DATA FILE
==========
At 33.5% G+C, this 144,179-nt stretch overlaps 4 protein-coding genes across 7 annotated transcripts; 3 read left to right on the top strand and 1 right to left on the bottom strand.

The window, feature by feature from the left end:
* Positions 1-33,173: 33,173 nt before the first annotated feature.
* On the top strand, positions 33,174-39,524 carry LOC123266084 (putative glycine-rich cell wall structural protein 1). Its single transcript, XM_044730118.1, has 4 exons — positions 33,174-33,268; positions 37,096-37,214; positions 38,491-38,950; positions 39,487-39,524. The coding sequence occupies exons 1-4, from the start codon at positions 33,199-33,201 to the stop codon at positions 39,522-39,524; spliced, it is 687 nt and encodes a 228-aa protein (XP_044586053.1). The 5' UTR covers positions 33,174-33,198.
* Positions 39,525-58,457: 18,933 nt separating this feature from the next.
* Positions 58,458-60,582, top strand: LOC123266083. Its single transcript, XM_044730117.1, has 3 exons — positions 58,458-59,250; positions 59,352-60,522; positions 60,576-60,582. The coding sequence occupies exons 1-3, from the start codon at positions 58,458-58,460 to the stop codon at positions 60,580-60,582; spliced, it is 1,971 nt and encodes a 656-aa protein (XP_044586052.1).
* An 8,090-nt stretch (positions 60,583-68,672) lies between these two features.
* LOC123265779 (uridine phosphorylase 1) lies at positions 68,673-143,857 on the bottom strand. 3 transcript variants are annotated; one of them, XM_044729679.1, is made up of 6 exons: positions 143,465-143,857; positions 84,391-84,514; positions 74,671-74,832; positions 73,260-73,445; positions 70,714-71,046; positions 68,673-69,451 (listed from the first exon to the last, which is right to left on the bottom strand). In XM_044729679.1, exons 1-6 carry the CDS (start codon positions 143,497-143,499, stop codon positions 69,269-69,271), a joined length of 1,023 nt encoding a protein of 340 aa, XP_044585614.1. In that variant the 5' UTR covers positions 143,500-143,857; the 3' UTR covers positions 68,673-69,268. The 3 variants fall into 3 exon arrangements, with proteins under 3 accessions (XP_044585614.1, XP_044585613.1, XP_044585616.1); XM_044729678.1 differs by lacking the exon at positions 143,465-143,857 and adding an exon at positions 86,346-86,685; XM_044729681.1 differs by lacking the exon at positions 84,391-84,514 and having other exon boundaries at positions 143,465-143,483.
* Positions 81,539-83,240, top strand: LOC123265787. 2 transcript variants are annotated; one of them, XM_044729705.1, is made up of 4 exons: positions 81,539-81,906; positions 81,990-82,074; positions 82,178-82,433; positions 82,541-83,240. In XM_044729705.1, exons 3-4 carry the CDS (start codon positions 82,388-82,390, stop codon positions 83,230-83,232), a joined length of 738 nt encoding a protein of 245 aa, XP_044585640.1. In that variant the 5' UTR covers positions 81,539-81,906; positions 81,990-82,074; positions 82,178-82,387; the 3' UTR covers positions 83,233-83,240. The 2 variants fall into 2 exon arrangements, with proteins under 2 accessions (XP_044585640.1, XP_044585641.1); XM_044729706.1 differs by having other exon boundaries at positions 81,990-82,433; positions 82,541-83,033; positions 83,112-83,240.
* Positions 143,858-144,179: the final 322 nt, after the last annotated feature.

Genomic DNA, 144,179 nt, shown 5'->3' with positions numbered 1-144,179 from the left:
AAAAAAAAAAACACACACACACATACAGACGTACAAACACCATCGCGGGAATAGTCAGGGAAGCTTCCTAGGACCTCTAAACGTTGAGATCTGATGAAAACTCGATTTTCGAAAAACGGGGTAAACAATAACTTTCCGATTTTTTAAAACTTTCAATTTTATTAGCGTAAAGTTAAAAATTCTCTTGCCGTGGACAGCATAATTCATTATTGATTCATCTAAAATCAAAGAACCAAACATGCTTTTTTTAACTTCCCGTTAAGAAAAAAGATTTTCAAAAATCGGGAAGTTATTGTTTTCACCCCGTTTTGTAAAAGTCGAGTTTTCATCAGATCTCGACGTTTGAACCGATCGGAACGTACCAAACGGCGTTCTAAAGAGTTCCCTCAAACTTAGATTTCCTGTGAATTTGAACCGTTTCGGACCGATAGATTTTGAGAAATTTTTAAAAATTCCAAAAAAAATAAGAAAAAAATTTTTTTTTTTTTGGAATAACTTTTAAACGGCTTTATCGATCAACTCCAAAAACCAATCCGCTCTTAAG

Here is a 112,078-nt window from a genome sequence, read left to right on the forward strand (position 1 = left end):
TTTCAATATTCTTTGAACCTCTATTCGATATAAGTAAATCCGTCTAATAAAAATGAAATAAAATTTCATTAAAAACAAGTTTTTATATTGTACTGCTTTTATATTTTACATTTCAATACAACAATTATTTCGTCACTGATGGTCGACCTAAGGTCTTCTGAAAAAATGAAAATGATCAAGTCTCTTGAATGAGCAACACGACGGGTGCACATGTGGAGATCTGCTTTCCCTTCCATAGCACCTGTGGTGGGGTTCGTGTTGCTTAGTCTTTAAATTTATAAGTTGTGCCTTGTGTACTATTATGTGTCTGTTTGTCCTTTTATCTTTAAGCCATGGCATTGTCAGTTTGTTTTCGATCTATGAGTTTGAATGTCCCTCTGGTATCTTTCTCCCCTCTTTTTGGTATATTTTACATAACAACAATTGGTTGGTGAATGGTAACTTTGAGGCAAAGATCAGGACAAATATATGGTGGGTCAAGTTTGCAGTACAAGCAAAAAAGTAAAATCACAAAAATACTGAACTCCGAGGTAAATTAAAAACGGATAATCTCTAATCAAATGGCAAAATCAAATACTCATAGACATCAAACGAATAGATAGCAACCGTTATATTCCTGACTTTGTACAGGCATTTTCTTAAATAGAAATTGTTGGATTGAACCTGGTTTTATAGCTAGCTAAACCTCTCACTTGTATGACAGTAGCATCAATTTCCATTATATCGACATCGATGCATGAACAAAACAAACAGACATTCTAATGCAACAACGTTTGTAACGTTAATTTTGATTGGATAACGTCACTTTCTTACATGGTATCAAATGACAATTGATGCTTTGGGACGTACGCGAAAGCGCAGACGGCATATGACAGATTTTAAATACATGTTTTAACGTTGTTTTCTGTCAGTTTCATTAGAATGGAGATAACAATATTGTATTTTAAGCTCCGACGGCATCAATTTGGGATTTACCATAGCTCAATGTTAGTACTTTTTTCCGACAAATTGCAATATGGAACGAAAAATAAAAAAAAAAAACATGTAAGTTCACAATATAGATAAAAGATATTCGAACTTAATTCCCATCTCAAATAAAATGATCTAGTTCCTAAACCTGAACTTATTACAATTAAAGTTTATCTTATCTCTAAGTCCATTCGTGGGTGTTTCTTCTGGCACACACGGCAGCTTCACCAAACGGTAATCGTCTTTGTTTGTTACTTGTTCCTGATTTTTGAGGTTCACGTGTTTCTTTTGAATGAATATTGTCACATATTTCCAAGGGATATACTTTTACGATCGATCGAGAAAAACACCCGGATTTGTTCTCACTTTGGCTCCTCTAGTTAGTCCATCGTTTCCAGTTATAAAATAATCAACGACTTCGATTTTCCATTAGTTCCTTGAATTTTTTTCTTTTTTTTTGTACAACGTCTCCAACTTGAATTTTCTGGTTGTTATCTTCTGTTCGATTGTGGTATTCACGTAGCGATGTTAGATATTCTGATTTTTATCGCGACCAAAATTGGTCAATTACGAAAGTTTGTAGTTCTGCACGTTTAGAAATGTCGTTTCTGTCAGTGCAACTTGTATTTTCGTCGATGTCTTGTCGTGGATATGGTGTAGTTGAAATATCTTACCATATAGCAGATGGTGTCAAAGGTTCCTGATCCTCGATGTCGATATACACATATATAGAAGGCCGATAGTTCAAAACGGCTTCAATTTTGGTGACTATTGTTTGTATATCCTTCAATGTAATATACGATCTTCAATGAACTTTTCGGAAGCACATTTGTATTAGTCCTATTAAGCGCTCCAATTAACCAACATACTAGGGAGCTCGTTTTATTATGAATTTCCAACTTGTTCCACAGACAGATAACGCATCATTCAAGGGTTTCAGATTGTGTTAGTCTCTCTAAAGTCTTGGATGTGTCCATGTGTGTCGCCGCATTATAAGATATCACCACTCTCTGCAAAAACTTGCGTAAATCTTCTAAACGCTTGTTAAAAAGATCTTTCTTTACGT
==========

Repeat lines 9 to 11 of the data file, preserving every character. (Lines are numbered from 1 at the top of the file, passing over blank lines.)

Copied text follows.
* Positions 81,539-83,240, top strand: LOC123265787. 2 transcript variants are annotated; one of them, XM_044729705.1, is made up of 4 exons: positions 81,539-81,906; positions 81,990-82,074; positions 82,178-82,433; positions 82,541-83,240. In XM_044729705.1, exons 3-4 carry the CDS (start codon positions 82,388-82,390, stop codon positions 83,230-83,232), a joined length of 738 nt encoding a protein of 245 aa, XP_044585640.1. In that variant the 5' UTR covers positions 81,539-81,906; positions 81,990-82,074; positions 82,178-82,387; the 3' UTR covers positions 83,233-83,240. The 2 variants fall into 2 exon arrangements, with proteins under 2 accessions (XP_044585640.1, XP_044585641.1); XM_044729706.1 differs by having other exon boundaries at positions 81,990-82,433; positions 82,541-83,033; positions 83,112-83,240.
* Positions 143,858-144,179: the final 322 nt, after the last annotated feature.

Genomic DNA, 144,179 nt, shown 5'->3' with positions numbered 1-144,179 from the left: